Democrats Debate: Right or Wrong, But Not Crazy

LAS VEGAS, NV - OCTOBER 13:  Democratic presidential candidates U.S. Sen. Bernie Sanders (I-VT) (L) and Hillary Clinton shake
LAS VEGAS, NV - OCTOBER 13: Democratic presidential candidates U.S. Sen. Bernie Sanders (I-VT) (L) and Hillary Clinton shake hands at the end of a presidential debate sponsored by CNN and Facebook at Wynn Las Vegas on October 13, 2015 in Las Vegas, Nevada. Five Democratic presidential candidates are participating in the party's first presidential debate. (Photo by Joe Raedle/Getty Images)

The real accomplishment of the Democratic presidential debate was to illuminate how the reactionary extreme of the Republican party has dominated the national political consciousness. We've been through months of a Republican primary campaign that has dumbfounded the nation for it's entertaining craziness. The big takeaway from the Dem debate is that none of the candidates are crazy, that it's possible to listen as well as talk, and that American politics thrive on ideas. Boy, we needed that reminder.

The Democratic candidates differed, profoundly, on things like the Iran deal, the use of American military power, and how to address income inequality. Those were interesting debates, but secondary.

They're different people. Bernie knows how to rev up the base. O'Malley is sharp and pointed. Chafee brings a warm eccentricity. I want Jim Webb next to me in a fist fight. Hillary finally sounded like a human being you could understand, and tough. They have different styles, different ways of leading, and different personal attributes, but also secondary.

But none of them were crazy.

Compare that to the Republican wall-building, government-shutdown, destroy Planned Parenthood, investigate Benghazi and emails, fire Boehner, climate change denying, gun-toting, repeal Obamacare and gay marriage crowd that has sucked all the political oxygen out of the room. What the Democratic debate accomplished was to remind Americans who are not part of the Tea Party echo chamber that ideas, civility and self-restraint are the real currency of American politics. It's not that the Dems are smarter, or nicer or more honest than Republicans. It's that they are not crazy.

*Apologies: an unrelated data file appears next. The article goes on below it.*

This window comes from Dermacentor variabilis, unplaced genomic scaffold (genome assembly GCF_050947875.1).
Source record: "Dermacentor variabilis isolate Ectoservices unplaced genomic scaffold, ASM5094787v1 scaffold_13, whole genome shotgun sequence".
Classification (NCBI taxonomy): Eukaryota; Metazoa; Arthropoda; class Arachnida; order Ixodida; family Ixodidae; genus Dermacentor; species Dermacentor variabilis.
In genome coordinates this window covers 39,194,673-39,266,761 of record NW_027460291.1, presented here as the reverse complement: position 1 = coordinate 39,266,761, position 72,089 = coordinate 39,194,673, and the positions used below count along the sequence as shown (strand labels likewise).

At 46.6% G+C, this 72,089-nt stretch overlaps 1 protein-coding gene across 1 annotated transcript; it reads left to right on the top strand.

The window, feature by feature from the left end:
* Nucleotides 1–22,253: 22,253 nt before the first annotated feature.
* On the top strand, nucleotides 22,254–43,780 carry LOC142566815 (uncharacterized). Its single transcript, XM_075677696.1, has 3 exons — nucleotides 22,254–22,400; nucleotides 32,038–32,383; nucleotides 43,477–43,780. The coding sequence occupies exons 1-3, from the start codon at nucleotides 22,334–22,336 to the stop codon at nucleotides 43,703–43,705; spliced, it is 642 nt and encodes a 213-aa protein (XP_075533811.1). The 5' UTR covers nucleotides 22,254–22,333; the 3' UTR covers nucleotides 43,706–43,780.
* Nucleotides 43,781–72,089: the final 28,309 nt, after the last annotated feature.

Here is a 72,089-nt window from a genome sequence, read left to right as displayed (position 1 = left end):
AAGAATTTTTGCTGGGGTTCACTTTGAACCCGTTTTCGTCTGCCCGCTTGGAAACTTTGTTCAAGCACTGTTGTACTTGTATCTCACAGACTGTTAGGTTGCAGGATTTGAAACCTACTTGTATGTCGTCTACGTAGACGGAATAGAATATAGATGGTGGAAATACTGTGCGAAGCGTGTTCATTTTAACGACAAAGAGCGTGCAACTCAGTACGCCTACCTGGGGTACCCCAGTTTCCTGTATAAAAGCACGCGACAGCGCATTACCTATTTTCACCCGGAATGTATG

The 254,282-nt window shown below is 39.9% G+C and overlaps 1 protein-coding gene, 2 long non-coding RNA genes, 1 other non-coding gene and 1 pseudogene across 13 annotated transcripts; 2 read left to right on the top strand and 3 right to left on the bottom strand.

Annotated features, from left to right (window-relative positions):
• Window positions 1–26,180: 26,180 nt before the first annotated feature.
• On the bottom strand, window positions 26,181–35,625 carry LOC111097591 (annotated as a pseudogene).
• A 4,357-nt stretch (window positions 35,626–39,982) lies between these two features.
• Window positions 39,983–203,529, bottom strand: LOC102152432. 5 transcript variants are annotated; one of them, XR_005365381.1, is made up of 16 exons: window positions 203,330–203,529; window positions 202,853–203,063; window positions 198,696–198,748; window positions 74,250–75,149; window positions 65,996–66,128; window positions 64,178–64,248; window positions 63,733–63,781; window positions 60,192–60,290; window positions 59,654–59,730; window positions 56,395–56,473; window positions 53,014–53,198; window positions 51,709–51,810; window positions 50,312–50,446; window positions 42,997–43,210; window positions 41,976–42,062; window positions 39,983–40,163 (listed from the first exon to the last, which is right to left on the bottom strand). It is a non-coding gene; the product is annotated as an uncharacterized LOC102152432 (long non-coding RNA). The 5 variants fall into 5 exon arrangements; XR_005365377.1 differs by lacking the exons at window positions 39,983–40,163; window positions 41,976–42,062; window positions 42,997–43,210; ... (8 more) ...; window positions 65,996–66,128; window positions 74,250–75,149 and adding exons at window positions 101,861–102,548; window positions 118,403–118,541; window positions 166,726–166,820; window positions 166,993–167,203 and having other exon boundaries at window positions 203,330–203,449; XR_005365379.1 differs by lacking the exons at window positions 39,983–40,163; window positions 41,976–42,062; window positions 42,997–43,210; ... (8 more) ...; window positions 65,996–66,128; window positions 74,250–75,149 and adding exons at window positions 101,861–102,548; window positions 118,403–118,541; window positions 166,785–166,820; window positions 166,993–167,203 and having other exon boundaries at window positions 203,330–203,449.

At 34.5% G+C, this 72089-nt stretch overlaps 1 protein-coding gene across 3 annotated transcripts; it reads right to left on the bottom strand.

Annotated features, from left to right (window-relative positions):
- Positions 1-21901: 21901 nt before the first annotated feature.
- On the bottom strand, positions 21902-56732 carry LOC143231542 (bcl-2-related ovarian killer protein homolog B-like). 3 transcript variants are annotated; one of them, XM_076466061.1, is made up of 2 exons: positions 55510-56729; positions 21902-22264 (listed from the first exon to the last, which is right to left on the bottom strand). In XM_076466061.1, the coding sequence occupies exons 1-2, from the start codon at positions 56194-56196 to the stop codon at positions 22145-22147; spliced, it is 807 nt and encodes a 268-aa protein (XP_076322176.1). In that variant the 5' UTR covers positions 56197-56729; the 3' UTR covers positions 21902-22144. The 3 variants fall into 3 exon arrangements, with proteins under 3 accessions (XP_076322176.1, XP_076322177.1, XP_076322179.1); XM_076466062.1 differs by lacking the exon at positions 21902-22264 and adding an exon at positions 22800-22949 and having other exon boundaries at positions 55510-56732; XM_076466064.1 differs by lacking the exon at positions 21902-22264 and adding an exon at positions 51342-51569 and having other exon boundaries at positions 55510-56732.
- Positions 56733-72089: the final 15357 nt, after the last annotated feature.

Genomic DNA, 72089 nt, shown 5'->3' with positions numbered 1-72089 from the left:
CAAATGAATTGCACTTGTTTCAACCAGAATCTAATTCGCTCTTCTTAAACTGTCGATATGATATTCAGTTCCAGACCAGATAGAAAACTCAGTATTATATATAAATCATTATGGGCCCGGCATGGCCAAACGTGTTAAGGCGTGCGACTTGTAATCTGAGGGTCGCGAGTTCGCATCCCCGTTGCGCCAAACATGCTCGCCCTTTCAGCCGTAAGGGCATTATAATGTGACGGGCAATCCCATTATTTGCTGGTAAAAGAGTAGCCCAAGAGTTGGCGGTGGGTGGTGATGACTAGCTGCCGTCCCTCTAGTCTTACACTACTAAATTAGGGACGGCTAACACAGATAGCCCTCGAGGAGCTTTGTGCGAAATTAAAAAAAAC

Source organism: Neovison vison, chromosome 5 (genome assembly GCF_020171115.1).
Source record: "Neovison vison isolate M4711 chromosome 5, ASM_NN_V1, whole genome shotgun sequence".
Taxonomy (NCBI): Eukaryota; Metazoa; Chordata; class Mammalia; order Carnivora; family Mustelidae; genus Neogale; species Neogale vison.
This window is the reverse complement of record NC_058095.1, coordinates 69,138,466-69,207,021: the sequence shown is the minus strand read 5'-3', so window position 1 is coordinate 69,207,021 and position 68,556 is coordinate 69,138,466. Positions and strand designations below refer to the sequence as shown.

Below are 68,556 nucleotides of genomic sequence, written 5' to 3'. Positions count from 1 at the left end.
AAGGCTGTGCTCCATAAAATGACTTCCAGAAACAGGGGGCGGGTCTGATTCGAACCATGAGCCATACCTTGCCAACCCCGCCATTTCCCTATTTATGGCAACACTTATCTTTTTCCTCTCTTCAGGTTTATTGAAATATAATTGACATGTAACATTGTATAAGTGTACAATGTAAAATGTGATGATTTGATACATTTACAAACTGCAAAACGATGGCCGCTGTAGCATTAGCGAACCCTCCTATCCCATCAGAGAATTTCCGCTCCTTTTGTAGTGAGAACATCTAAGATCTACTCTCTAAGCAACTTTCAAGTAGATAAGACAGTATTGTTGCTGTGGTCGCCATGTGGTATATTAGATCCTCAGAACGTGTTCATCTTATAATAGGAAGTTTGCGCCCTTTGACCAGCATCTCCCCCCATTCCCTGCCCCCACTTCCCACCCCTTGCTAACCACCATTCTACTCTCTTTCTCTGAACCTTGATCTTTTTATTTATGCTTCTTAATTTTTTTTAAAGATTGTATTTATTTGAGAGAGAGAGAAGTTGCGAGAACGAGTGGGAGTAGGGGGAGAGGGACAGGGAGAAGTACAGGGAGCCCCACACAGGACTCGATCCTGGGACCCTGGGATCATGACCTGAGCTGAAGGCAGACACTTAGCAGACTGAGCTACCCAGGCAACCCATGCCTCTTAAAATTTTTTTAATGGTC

The Republican melt-down has been notable for the refusal of moderate and traditional Republicans to stand up to the Tea Party. That seems to be changing. David Brooks, an old-style Republican and oft-time apologist for right-wing excess, flipped out in today's New York Times, finally calling out the wreckers and extremists, and threatened a third-party (he means the Times' favorite son Mike Bloomberg). The real beneficiary of this, and the stark contrast of the Democratic debate, is Jeb Bush. Weak and low-energy he may be but he's not crazy.

The insoluble problem for the Republicans is that their voters are driving the campaign, not the candidates. It's not about ideology. There is room for debate about conservative policy initiatives. Right or wrong, we benefit from being pushed to rethink old ideas and fashion new ones. The Tea Party identified real problems. But there now appears to be a voting majority in the Republican Party that rejects the social and political bases of American democracy. We're a beacon of liberty around the word because we embraced inclusion, compromise and the legitimacy of those who disagree with us. Tell that to Donald Trump, or Ted Cruz, or the Freedom Caucus.

"Not crazy." Who could have predicted that the first great achievement of the 2016 campaign was to reassert the primacy of sanity in presidential races?

For the record, the most engaging moment of the evening was Bernie Sanders waving his arms in defense of Hillary's email problem. The most important lesson is that patience and faith in ideas can be good politics. The great political opportunity is to continue to perform with decency and intelligence. The great unanswered question is whether enough people were listening. "Vote Democratic: We're Not Crazy."